When do I refer an employee to KEAP?
When you are aware that an employee is experiencing personal difficulties but job performance, attendance and behavior remain at acceptable levels, an informal referral may be appropriate, simply letting the employee know this resource is available.
For example, an employee may make you aware that he or she is going through a divorce, or has had a death in the family. This may be a good opportunity to share with them the services available through KEAP. Download the
KEAP Fact sheet.
Formal Supervisory Referral
When a supervisor wants to refer an employee to KEAP due to a deterioration in work performance, attendance or behavior, a more formal written referral may be appropriate. Decline in performance or behavior may take many forms. Some of the most frequently reported are
- Missing deadlines
- Inconsistent productivity
- Failure to follow policy/procedure
- Increased tardiness and absenteeism
- Excessive time on personal phone calls/e-mails
- Inability to get along with customers or co-workers
This is by no means a complete list, and it is important for supervisors to look for patterns of deterioration, not isolated incidents. As soon as a pattern is detectable, it is time for a supervisor to intervene. If a supervisor remains silent about such a decline in performance, they are implying that everything is okay, and that lower productivity is acceptable.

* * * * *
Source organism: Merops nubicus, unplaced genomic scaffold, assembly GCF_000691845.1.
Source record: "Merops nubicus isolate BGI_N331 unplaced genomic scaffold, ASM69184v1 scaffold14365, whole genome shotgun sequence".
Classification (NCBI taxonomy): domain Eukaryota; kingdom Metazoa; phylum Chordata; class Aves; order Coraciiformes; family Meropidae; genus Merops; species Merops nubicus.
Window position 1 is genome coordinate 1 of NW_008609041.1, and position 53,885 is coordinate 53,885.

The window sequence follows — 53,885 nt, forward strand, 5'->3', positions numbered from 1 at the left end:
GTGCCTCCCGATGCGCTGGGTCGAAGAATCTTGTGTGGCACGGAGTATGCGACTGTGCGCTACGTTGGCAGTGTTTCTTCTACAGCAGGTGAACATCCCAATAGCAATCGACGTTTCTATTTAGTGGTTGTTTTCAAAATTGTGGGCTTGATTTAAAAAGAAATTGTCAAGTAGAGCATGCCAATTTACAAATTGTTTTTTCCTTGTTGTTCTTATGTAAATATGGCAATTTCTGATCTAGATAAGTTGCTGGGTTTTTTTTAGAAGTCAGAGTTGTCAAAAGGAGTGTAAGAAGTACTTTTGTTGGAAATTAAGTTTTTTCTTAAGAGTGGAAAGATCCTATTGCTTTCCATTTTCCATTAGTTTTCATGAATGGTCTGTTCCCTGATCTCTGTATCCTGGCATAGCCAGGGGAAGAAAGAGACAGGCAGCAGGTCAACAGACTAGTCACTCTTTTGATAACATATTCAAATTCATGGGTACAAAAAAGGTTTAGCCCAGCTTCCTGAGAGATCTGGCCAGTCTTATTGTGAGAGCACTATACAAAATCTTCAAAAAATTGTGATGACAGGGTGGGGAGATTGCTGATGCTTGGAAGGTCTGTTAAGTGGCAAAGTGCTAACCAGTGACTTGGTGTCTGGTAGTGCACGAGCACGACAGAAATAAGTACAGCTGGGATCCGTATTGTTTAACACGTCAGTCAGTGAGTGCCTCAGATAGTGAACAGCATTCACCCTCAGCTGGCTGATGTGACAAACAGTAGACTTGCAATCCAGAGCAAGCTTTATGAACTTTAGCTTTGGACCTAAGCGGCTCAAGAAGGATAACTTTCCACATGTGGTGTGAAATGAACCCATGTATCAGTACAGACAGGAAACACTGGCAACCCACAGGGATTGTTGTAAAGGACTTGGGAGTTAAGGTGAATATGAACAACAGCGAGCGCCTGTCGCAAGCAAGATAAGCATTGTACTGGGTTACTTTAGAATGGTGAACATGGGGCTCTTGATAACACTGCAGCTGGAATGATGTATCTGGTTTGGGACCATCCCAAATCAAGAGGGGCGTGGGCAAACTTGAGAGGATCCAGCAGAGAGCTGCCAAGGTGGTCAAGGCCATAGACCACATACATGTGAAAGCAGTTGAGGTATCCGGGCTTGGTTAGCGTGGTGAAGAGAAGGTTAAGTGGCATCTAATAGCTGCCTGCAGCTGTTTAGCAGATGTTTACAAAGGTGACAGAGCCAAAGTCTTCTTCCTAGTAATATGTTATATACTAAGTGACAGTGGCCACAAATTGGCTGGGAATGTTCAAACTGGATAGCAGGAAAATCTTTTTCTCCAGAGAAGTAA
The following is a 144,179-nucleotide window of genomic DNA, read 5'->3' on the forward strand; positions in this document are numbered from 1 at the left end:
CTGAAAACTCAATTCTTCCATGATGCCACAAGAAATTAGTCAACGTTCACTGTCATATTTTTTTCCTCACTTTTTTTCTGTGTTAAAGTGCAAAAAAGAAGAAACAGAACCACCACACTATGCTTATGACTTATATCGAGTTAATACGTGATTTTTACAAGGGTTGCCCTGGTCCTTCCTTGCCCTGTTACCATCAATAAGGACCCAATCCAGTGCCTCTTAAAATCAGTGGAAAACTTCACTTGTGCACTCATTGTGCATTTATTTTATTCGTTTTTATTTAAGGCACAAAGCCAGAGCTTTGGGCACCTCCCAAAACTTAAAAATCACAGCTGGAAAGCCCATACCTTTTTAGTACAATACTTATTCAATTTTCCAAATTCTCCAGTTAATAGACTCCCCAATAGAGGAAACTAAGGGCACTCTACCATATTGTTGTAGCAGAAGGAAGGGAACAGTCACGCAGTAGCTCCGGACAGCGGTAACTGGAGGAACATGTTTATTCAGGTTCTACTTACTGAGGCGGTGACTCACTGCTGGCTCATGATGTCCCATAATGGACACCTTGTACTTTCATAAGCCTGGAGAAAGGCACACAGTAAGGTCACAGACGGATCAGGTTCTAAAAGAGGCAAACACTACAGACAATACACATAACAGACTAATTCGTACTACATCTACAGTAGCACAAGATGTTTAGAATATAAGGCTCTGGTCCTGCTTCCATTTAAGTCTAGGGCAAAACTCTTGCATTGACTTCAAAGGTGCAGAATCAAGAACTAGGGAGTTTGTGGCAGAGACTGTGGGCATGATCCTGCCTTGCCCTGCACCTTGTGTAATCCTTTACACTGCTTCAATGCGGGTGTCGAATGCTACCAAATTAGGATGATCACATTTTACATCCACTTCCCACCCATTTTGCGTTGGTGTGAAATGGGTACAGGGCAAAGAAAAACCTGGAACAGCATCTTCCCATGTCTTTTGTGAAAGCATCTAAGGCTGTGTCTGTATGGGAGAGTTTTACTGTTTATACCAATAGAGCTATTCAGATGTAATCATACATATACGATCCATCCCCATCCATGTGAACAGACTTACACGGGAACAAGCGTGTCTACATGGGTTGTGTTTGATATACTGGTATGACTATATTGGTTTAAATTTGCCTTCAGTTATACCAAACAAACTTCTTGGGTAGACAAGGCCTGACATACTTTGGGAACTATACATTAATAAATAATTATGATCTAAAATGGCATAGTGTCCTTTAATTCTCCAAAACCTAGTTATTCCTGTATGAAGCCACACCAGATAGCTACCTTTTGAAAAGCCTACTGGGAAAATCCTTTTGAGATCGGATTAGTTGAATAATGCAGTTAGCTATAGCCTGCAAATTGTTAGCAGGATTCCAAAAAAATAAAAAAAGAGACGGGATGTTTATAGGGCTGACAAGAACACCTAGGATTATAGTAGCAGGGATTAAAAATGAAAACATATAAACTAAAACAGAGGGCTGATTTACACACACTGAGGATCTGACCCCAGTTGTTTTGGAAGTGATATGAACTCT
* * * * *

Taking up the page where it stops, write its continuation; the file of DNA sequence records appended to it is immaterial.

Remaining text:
Confronting an employee whose work has deteriorated is never easy or comfortable. KEAP staff members are available to discuss this process. KEAP's Supervisory Referral Form is a helpful tool that enables a supervisor to point out performance and/or behavior deficits and set the expectations for the employee while at the same time offering a resource. It provides both the employee and the supervisor a clear guide for what level of performance and behavior is acceptable.
Additional resources for supervisors
KEAP offers a two hour workshop called "KEAP as a Management Tool" that leads managers and supervisors through the process of identifying and referring a troubled employee. See
KEAP workshops for more information. A shorter version in a narrated slide presentation format is available
here. This version works well in manager staff meetings or for individual use.